Wallach received wide recognition for his work, becoming an honorary member of many universities and scientific societies. These honors culminated in the award of the Nobel Prize in chemistry in 1910.
1. Original Works. Among Wallach’s important papers were his suggestion of isoprene units in terpenes, “Zur Kenntniss der Terpene und ätherischen Oele. IV,” in Justus Liebigs Annalen der Chemie, 238 (1887), 78–89; and his work on terpineol, “Zur Constitutionsbestimmung des Terpineols,” in Berichte der Deutschen chemischen Gesellschaft, 28 (1895), 1773-1777. He summarized his work in Die Terpene und Campher (Leipzig, 1909; 2nd ed., 1914).
II. Secondary Literature. The longest account of Wallach is the Pedlar lecture by L. Ruzicka, “The Life and Work of Otto Wallach,” in Journal of the Chemical Society (1932), 1582-1597, repr, in Eduard Farber, ed., Great Chemists (New York, 1961), 833–851. A shorter account is William S. Partridge and Ernest R. Schierz “Otto Wallach: The First Organizer of the Terpenes,” in Journal of Chemical Education, 24 (1947), 106–108.
An account of the industrial significance of Wallach’s work is Albert Eller, “Otto Wallach and seine Bedeutung für die Industrie der ätherischen Öle.” in Zeitschrift für angewandte Chemie…, 44 (1931), 929–932.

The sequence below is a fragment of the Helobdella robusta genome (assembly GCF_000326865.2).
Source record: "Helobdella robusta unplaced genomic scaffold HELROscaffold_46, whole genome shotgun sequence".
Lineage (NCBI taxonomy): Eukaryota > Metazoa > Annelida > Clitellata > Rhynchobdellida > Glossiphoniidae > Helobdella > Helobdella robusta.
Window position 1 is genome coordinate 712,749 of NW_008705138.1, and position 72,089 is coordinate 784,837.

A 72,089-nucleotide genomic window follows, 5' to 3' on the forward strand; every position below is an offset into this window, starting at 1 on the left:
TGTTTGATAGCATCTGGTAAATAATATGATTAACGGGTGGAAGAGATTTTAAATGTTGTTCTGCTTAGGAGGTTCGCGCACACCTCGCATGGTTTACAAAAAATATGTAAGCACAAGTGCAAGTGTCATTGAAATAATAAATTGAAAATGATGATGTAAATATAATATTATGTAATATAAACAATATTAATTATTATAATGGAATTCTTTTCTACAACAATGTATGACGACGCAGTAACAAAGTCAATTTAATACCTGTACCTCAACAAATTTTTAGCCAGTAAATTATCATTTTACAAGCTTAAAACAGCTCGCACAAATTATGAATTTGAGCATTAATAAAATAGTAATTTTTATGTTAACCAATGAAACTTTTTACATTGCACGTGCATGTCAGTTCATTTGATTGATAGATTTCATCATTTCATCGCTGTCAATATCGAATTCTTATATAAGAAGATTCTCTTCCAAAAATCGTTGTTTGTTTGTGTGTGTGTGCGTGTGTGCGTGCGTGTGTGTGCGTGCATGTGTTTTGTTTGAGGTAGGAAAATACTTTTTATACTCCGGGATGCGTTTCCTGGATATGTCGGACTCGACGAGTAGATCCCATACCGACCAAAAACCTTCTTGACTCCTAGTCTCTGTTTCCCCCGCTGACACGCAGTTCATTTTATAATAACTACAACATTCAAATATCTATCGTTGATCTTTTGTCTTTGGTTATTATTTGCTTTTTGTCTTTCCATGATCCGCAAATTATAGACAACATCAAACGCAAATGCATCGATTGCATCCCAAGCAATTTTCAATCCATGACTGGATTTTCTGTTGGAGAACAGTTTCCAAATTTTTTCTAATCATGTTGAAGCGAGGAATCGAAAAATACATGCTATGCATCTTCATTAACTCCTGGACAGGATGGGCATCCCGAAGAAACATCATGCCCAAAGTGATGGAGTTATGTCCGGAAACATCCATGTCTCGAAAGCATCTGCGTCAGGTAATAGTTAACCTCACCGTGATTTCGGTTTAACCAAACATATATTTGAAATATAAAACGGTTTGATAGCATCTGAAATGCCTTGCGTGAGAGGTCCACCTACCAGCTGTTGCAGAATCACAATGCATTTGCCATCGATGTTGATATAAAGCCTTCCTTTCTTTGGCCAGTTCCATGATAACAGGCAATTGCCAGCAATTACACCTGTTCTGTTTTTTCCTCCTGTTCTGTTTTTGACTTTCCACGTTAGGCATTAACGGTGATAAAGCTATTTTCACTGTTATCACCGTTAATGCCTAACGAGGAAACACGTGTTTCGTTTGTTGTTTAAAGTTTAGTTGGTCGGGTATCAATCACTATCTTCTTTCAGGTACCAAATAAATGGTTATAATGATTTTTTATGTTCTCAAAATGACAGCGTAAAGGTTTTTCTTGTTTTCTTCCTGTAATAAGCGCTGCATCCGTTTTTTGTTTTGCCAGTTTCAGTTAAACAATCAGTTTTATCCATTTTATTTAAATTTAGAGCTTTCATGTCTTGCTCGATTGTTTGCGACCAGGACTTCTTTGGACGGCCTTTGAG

Henry M. Leicester
"Wallach, Otto." Complete Dictionary of Scientific Biography. . Encyclopedia.com. (September 19, 2019). https://www.encyclopedia.com/science/dictionaries-thesauruses-pictures-and-press-releases/wallach-otto
"Wallach, Otto." Complete Dictionary of Scientific Biography. . Retrieved September 19, 2019 from Encyclopedia.com: https://www.encyclopedia.com/science/dictionaries-thesauruses-pictures-and-press-releases/wallach-otto
Encyclopedia.com gives you the ability to cite reference entries and articles according to common styles from the Modern Language Association (MLA), The Chicago Manual of Style, and the American Psychological Association (APA).
Within the “Cite this article” tool, pick a style to see how all available information looks when formatted according to that style. Then, copy and paste the text into your bibliography or works cited list.
Because each style has its own formatting nuances that evolve over time and not all information is available for every reference entry or article, Encyclopedia.com cannot guarantee each citation it generates. Therefore, it’s best to use Encyclopedia.com citations as a starting point before checking the style against your school or publication’s requirements and the most-recent information available at these sites:
Modern Language Association
The Chicago Manual of Style
American Psychological Association
- Most online reference entries and articles do not have page numbers. Therefore, that information is unavailable for most Encyclopedia.com content. However, the date of retrieval is often important. Refer to each style’s convention regarding the best way to format page numbers and retrieval dates.
- In addition to the MLA, Chicago, and APA styles, your school, university, publication, or institution may have its own requirements for citations. Therefore, be sure to refer to those guidelines when editing your bibliography or works cited list.